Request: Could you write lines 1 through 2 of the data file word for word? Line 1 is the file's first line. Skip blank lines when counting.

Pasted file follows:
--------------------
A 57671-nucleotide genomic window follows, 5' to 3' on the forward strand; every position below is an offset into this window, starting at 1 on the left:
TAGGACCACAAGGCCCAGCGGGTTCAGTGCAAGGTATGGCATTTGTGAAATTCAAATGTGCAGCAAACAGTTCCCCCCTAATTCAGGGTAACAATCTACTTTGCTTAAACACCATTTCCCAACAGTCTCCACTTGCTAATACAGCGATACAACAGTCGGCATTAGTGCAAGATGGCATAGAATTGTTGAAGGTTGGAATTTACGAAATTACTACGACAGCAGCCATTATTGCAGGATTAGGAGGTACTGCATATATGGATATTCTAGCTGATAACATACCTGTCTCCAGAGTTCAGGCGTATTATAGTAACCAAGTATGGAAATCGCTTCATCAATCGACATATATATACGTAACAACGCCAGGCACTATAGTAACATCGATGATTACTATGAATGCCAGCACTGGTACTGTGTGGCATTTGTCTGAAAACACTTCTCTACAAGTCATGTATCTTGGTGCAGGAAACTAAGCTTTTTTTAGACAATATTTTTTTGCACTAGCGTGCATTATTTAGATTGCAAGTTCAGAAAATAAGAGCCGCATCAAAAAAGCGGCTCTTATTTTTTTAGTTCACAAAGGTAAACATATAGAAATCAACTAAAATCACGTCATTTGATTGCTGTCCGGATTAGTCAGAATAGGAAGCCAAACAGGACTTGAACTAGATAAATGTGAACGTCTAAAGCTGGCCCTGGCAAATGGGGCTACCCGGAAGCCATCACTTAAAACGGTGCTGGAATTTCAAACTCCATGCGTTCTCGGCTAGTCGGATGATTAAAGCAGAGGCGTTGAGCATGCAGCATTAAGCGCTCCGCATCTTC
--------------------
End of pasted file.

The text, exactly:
A 57671-nucleotide genomic window follows, 5' to 3' on the forward strand; every position below is an offset into this window, starting at 1 on the left:
TAGGACCACAAGGCCCAGCGGGTTCAGTGCAAGGTATGGCATTTGTGAAATTCAAATGTGCAGCAAACAGTTCCCCCCTAATTCAGGGTAACAATCTACTTTGCTTAAACACCATTTCCCAACAGTCTCCACTTGCTAATACAGCGATACAACAGTCGGCATTAGTGCAAGATGGCATAGAATTGTTGAAGGTTGGAATTTACGAAATTACTACGACAGCAGCCATTATTGCAGGATTAGGAGGTACTGCATATATGGATATTCTAGCTGATAACATACCTGTCTCCAGAGTTCAGGCGTATTATAGTAACCAAGTATGGAAATCGCTTCATCAATCGACATATATATACGTAACAACGCCAGGCACTATAGTAACATCGATGATTACTATGAATGCCAGCACTGGTACTGTGTGGCATTTGTCTGAAAACACTTCTCTACAAGTCATGTATCTTGGTGCAGGAAACTAAGCTTTTTTTAGACAATATTTTTTTGCACTAGCGTGCATTATTTAGATTGCAAGTTCAGAAAATAAGAGCCGCATCAAAAAAGCGGCTCTTATTTTTTTAGTTCACAAAGGTAAACATATAGAAATCAACTAAAATCACGTCATTTGATTGCTGTCCGGATTAGTCAGAATAGGAAGCCAAACAGGACTTGAACTAGATAAATGTGAACGTCTAAAGCTGGCCCTGGCAAATGGGGCTACCCGGAAGCCATCACTTAAAACGGTGCTGGAATTTCAAACTCCATGCGTTCTCGGCTAGTCGGATGATTAAAGCAGAGGCGTTGAGCATGCAGCATTAAGCGCTCCGCATCTTC